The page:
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Jun 20, 2009 at 9:02 PM

Hello everyone,

when i save a webside (htmlweb class), that i loaded before, the special chars (german) are destroyed. the encoding of the website is latin 1 (I use the detectencodinghtml function).

Has anyone an idea how to solve my problem?


Thank you very much.

Best regards,




Jun 23, 2009 at 4:29 PM

Have you tried using the detect encoding overload?

public void Load(string path, bool detectEncodingFromByteOrderMarks)

If that doesn't work you'll need to send your own encoder

Load(string path, Encoding encoding, bool detectEncodingFromByteOrderMarks)


Both of these are just small wrappers around the StreamReader class. It might be good to look into how to accomplish what you need with that class.


From looking at the code it does look like HAP will try to read the encoding from the meta tag too. The ReadDocumentEncoding method on line 1498 of HtmlDocument.cs is where you'd want to look to see if the encoding is being detected properly from your html.



Jul 16, 2009 at 10:09 PM
Edited Jul 16, 2009 at 10:14 PM

Sorry for the formatting, but this forum doesnt set a minimal width so my text went on and on and on to the left...

I had the same problem. But not from a file, but from an Url.

Normally HAP (HtmlAgilityPack) will try detect the encoding from the HTTP response headers,
the Content-Type specifically. But when this header is missing, the default encoding is UTF8Encoding.

Once this method is called

public void Load(Stream stream, bool detectEncodingFromByteOrderMarks)

which calls

public void Load(TextReader reader)

If you break after ReadToEnd():

_text = reader.ReadToEnd();
_documentnode = CreateNode(HtmlNodeType.Document, 0);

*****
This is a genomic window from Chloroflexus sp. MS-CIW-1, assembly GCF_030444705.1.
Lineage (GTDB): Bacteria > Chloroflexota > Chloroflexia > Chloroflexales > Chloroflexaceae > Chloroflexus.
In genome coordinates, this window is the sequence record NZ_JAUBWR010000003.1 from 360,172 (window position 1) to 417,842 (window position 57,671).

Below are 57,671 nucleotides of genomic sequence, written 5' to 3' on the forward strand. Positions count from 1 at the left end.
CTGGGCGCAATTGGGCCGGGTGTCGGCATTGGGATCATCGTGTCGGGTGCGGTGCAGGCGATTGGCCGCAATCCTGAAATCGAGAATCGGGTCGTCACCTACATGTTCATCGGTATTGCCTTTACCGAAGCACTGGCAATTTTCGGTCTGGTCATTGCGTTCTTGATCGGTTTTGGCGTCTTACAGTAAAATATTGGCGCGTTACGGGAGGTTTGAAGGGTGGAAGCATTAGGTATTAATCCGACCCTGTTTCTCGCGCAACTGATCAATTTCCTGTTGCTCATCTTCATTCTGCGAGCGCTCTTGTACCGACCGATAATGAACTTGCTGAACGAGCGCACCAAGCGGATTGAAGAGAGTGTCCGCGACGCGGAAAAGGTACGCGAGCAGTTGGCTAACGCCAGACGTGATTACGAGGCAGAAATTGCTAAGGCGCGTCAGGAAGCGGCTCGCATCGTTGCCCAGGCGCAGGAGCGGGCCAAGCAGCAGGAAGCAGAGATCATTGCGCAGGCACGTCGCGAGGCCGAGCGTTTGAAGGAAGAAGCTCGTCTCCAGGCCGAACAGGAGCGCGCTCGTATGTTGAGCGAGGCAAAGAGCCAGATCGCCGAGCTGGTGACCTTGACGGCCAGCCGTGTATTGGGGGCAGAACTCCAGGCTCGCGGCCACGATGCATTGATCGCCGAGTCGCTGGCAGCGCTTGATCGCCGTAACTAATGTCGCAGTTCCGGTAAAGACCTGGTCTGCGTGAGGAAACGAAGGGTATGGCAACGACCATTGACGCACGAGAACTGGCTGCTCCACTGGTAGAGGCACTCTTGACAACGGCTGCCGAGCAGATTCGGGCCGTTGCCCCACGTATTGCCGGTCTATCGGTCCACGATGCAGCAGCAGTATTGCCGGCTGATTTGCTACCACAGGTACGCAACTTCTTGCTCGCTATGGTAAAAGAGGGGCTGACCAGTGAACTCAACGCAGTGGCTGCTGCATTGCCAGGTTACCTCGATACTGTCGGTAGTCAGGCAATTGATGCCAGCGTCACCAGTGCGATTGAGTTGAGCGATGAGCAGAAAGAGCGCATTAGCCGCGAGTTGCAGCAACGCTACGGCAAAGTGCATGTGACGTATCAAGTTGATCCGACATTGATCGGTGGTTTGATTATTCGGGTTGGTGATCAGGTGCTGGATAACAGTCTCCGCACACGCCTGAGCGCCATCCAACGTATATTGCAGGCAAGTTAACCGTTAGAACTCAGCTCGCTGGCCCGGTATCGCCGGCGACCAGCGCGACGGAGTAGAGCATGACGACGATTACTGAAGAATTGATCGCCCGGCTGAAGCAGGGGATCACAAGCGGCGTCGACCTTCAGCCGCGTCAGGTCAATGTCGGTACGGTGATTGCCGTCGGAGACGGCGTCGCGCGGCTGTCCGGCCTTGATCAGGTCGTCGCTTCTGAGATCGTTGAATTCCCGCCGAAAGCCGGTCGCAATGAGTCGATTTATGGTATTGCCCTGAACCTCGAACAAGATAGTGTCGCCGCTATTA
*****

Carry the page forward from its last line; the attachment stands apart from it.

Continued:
And inspect sr.CurrentEncoding, you will see this is UTF8Encoding by default (dont take my word for it).
It is at this point the problem is irreversible, the ReadToEnd method converts any special characters, such as
ø,æ,å,ß etc to ? (ASCII 0x3F or decimal 63).
For details on why special characters become ?, read oel on Softwares "The Absolute Minimum Every Software Developer Absolutely, Positively Must Know About Unicode and Character Sets (No Excuses!)".
He also mentions how IE handles this problem. Its worth the read.
When you now want to convert any InnerText with Encoding.Convert with the various encodings, this will
never work, because the character *IS* a questionmark, its original byte is no more.
As is the case with the current release, because you dont have the actual bytes that was received from the server,
only the ones "translated" (into questionmarks) by the ReadToEnd(), you cant reparse or fix this problem.
If you're lucky, your webpage contains a meta tag, <meta http-equiv="content-type" content="text/html; charset=iso-5589-1" />.
The HAP does have a method that detects this encoding, its called ReadDocumentEncoding,
and its in HtmlDocument around line 1500+. As you read from this, it actually adds an object of HtmlParseError
into the ParseErrors list, so you know the author knew about this issue. Its nice to know if the content
encodings mismatch, but the problem still remains, how do you get your beloved characters back?
In this method:
public void Load(Stream stream, bool detectEncodingFromByteOrderMarks)
I use a MemoryStream, which stores bytes, so no conversion problems. You can also use a FileStream and
Path.GetRandomFileName() or Path.GetTempFileName(), this way you can inspect the HTML as it was sent from the server, before the parser gets it.
I then read from the stream parameter, into the MemoryStream. Once its done I call Seek and put the read pointer at the beginning.
Now I call the Load, but instead of using the stream parameter, I  use the MemoryStream.
The code will run and soon hit the Parse() method. What I wanted is to, immediately when any meta-tag is parsed,
to check if the content-type matched the _streamencoding. From the authors method, he compares the
WindowsCodePage of the Encoding object. I do the same.
I create a method  -- you could actually modify the authors method ReadDocumentEncoding. Now, I want to detect
this meta as early as possible, as I dont want to waste cpu cycles on parsing HTML. Therefore I call my own
method at the very end of CloseCurrentNode().
My method throws an exception and sets a new bool _IncorrectStreamEncoding property to true, and sets the
encoding from the meta in either _streamencoding or _declaredencoding.
This exception is caught in the Load method, which then checks if _IncorrectStreamEncoding is true. If it is, I
use Seek on the MemoryStream to reset it at the beginning, and call Load with my memorystream object, and the